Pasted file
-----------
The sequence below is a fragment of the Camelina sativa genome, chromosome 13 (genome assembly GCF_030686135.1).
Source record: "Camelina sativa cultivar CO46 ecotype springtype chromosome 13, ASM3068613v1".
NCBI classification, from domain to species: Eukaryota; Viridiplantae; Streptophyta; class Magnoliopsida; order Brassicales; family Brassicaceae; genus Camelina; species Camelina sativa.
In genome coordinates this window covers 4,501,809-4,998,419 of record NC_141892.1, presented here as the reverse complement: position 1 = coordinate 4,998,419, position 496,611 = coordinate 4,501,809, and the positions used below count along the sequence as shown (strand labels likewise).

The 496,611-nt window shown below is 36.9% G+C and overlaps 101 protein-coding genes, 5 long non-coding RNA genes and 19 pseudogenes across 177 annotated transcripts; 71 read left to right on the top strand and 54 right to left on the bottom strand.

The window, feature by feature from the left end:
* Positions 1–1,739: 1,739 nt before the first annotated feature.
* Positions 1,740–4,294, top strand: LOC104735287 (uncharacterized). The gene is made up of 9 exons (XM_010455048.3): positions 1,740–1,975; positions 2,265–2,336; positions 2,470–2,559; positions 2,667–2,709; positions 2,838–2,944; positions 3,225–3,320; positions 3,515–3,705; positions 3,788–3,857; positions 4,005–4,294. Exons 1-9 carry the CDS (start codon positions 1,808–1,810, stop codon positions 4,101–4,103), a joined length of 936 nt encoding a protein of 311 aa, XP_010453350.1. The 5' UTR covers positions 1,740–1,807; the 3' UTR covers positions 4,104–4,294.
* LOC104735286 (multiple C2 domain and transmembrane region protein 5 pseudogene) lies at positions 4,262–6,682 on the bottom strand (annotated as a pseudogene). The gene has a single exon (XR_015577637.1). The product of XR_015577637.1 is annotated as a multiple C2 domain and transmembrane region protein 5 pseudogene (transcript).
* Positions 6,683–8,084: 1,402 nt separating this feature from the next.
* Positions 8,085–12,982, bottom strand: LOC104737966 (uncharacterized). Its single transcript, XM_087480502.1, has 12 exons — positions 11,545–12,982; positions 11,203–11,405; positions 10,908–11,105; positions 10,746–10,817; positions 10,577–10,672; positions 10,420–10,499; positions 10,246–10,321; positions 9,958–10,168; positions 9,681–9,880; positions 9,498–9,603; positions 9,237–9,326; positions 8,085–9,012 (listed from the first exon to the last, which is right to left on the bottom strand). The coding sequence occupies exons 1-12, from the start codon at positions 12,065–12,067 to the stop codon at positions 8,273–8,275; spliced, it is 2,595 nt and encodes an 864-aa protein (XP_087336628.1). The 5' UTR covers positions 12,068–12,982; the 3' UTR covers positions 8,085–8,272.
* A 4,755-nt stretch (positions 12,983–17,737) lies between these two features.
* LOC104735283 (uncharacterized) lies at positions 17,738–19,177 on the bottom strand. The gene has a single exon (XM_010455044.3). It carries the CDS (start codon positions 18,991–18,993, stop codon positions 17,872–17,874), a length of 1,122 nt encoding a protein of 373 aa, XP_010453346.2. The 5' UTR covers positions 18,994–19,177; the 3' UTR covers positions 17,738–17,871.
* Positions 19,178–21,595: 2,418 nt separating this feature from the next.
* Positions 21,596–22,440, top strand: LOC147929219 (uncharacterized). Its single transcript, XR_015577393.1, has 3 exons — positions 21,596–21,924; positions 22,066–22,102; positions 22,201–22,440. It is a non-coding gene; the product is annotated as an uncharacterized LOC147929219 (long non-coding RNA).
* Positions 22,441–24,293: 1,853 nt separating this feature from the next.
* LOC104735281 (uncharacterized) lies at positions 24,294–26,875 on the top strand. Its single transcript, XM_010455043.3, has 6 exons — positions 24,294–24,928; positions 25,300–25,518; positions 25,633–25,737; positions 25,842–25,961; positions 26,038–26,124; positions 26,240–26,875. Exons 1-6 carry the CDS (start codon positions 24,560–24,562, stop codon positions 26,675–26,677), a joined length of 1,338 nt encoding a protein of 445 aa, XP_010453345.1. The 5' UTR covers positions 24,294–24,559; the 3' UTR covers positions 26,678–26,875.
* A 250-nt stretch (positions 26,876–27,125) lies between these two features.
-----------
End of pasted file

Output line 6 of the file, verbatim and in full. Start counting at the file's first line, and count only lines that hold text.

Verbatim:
The window, feature by feature from the left end: